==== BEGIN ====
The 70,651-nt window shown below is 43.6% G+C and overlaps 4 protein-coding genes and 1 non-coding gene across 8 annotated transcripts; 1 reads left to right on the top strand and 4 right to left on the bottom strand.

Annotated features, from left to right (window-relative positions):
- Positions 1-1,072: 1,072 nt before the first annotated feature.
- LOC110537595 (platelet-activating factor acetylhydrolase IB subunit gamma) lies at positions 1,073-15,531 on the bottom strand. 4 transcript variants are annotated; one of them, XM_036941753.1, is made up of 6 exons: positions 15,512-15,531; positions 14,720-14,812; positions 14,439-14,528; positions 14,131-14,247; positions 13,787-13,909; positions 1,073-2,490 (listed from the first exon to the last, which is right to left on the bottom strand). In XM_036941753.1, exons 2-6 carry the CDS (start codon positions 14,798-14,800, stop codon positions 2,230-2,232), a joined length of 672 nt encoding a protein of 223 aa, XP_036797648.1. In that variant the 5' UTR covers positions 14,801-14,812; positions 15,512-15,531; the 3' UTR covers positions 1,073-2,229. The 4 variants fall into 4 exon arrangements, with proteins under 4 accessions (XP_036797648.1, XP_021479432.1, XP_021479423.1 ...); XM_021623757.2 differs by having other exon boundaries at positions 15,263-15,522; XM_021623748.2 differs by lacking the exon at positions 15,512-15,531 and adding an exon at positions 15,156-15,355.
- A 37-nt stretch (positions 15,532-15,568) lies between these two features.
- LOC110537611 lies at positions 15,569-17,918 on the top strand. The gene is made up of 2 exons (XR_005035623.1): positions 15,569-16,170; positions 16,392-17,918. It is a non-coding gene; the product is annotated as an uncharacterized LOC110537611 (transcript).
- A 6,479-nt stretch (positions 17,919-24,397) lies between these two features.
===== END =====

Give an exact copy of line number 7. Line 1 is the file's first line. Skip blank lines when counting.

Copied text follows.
- A 6,479-nt stretch (positions 17,919-24,397) lies between these two features.